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The Amazing Spider-Man 2 | reviews, news & interviews

The Amazing Spider-Man 2

The Amazing Spider-Man 2

Superhero almost saves the day, again, in well-made, redundant sequel

Spider-senses will be buzzing alarmingly before the end, as deadly danger approaches Peter Parker and his loved ones - just the sort of danger, in fact, that some viewers may remember from the distant days of 2004, and Spider-Man 2, Sam Raimi’s superhero movie high-water mark. It’s the problem that won’t go away for the series reboot Sony’s budget and creative conflicts with Raimi required, when the series had only just begun. Everyone has done an excellent job on director Marc Webb’s exciting, well-crafted sequel to his first Spider-Man film. But it’s impossible to reboot audiences’ brains, and forget the same job was done even better, only the other day.

Webb’s style is at least distinct, right from the opening, desperate action flashback, in which Parker’s late dad Richard (Campbell Scott) grapples for control of a computer in a skyjacked plane. Everything that happens feels cleanly muscular and slightly hyper-real, digital and 3D effects in a harmony unavailable to Raimi. Webb also dips into different elements of early Spider-Man comics than those Raimi chose - focusing on the fairly obscure revelation of Peter’s dad’s secret agent past, and the death of Gwen Stacy’s dad in the first film, a reminder that getting close to Parker can be fatal.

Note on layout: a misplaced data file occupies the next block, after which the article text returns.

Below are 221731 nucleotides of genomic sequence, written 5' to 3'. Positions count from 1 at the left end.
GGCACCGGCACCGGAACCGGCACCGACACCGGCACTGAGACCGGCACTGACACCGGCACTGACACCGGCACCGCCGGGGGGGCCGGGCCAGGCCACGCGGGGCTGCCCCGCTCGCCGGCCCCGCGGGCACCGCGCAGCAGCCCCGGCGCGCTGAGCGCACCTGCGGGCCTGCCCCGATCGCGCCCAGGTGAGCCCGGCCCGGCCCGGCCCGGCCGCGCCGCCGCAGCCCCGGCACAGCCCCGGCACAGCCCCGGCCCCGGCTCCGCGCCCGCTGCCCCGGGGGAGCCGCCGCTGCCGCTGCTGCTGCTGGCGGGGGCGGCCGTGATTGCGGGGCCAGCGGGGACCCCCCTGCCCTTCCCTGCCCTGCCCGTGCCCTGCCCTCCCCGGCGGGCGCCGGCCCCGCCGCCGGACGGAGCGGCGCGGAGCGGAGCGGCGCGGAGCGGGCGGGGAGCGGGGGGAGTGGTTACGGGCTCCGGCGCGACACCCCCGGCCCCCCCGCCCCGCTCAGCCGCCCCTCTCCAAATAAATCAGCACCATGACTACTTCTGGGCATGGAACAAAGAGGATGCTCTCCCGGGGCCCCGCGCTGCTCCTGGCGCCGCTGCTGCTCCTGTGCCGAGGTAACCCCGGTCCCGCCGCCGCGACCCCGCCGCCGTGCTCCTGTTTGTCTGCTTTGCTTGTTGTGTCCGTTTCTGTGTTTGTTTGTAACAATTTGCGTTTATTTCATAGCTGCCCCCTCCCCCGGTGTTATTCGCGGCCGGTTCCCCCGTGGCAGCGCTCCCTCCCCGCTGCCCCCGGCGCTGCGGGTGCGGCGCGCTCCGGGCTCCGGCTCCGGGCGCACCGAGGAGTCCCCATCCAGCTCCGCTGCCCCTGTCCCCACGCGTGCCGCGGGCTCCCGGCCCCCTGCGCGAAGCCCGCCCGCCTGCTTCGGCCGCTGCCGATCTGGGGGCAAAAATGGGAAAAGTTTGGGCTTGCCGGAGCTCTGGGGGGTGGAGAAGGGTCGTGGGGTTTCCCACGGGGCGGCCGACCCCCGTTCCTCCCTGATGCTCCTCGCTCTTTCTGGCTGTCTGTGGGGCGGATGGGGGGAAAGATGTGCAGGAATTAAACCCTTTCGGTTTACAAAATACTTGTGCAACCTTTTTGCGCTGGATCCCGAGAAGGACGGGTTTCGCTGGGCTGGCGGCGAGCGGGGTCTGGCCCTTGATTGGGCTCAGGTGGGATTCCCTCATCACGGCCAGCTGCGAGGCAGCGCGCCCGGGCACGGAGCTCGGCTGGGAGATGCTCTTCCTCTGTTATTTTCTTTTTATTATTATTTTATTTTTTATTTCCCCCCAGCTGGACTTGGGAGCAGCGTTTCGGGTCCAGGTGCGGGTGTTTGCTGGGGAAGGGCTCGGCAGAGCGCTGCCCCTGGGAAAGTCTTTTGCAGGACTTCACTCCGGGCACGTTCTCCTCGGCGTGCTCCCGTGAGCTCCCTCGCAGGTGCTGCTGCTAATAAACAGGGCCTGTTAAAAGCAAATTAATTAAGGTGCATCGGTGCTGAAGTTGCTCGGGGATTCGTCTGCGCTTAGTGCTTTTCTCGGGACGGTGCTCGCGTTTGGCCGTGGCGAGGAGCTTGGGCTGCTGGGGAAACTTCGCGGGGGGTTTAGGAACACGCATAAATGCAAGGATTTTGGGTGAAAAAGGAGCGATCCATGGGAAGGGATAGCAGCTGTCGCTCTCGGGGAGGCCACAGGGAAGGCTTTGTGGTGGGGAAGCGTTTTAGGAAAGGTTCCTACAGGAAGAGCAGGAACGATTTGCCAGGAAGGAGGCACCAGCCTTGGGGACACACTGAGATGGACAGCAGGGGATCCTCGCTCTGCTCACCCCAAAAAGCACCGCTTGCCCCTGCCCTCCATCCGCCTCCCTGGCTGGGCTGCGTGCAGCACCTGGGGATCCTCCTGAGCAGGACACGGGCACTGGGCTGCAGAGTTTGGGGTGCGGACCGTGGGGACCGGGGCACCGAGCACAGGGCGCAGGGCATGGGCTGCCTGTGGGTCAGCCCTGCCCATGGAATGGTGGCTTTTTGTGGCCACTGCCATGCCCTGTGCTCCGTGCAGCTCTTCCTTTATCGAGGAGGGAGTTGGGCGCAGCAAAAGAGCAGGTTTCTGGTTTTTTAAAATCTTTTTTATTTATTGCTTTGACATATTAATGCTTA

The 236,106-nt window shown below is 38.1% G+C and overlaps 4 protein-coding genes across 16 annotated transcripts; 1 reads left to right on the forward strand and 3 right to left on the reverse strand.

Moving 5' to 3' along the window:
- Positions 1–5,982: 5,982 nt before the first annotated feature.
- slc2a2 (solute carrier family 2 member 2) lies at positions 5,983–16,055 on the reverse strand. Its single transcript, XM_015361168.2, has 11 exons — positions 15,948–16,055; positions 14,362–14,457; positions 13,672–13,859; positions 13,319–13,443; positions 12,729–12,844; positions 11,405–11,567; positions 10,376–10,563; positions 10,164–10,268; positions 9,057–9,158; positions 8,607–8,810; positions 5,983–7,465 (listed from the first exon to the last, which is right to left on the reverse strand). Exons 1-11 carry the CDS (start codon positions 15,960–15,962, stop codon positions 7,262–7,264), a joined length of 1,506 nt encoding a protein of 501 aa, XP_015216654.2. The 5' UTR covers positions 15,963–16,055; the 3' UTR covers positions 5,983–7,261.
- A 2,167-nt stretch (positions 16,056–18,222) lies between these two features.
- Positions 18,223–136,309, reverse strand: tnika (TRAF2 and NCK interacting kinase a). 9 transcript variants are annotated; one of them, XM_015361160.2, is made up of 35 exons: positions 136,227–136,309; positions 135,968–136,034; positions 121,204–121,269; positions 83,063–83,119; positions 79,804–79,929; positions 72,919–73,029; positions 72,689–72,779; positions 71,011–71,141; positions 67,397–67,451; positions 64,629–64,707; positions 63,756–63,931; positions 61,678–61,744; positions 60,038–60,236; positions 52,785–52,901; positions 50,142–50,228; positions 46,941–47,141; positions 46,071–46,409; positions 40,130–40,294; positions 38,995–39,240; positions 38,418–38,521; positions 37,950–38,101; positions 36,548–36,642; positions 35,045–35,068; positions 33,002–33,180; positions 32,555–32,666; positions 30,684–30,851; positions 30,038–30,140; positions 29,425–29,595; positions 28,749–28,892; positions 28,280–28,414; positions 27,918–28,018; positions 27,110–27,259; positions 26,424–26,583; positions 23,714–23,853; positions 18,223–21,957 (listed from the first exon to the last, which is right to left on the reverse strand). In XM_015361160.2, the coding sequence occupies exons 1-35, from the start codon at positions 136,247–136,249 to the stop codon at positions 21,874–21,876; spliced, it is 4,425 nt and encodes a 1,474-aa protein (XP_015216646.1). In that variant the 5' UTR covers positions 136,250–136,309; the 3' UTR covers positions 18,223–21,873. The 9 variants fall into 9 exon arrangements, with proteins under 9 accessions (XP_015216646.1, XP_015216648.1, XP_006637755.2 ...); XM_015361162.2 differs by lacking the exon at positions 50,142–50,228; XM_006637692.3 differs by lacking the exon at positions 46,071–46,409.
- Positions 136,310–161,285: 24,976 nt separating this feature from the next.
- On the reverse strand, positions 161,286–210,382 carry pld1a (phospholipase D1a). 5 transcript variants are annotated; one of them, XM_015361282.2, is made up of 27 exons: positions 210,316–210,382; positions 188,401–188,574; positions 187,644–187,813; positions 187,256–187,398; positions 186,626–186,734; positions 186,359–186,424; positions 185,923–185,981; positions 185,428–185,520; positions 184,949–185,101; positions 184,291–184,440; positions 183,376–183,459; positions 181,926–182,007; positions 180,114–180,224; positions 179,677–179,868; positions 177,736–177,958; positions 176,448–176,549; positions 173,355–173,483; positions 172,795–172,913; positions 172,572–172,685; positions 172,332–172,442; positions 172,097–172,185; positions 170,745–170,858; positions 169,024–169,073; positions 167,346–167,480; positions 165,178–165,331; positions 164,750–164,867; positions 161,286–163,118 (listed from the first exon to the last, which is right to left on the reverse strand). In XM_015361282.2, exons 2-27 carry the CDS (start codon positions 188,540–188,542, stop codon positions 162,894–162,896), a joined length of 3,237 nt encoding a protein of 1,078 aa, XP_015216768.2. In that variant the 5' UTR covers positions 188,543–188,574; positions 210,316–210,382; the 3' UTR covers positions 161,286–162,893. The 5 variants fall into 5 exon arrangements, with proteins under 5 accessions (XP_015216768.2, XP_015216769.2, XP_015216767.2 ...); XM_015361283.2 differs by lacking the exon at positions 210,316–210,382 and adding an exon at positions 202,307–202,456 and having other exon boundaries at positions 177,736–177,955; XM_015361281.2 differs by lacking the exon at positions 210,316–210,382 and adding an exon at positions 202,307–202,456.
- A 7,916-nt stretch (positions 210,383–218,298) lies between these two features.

Webb then lets his long film unfold at a leisurely pace, observing the romance between Parker (Andrew Garfield) and Gwen (Emma Stone, pictured, above right). Just as the comic-book Spider-Man’s particular strength was always the tragic soap opera of Parker’s life, so Webb relishes his actors’ chemistry. Kirsten Dunst breathed perky life into Mary Jane Watson for Raimi, but Stone is an uniquely convincing, strong female character for a superhero film. Her relationship with Garfield’s Parker as they spar, break up, flirt and get back together feels real, and between equals. Essentially, the strange, surreal world of original Spider-Man artist Steve Ditko, so suited to Raimi, has been replaced by the one enjoyed by his late Sixties successor, former romance comic artist John Romita. The sense of Peter Parker as a genuine oddball and underdog is gone, too, though, along with Tobey Maguire. Garfield is good, but he and Stone are beautiful, regular young people: born winners.

When the super-villain sub-plots finally kick in, the time spent on our heroes ramps up their jeopardy. Jamie Foxx, first seen as a geek with missing teeth and a Jack Charlton comb-over, transforms into Electro, a minor villain in the comics here intelligently rethought for the digital age, as his ability to absorb electricity shuts Manhattan down, leaving planes hurtling blindly towards each other. Harry Osborn (Dane DeHaan, pictured above right, with Garfield) is a slyer presence, a troubled old friend of Peter, genetically cursed by his late father as Peter was gifted heroic attributes by his. DeHaan, an actor rapidly on the rise, catches Osborn’s Ivy League indolence, and the incipient malevolence which will burst forth when he inevitably becomes the Green Goblin.

The Amazing Spider-Man 2 feels convincing and finally moving while it’s on. One of several things it misplaces is the New York Jewish hipster wit the comics’ writer Stan Lee injected into every panel. Lee, now 91, gets his usual cameo, and the satisfaction that his co-creation is still commercially thriving. But Spider-Man’s freshness, back on Lee or Raimi’s watch, is wilting.

Overleaf: watch the trailer for The Amazing Spider-Man 2

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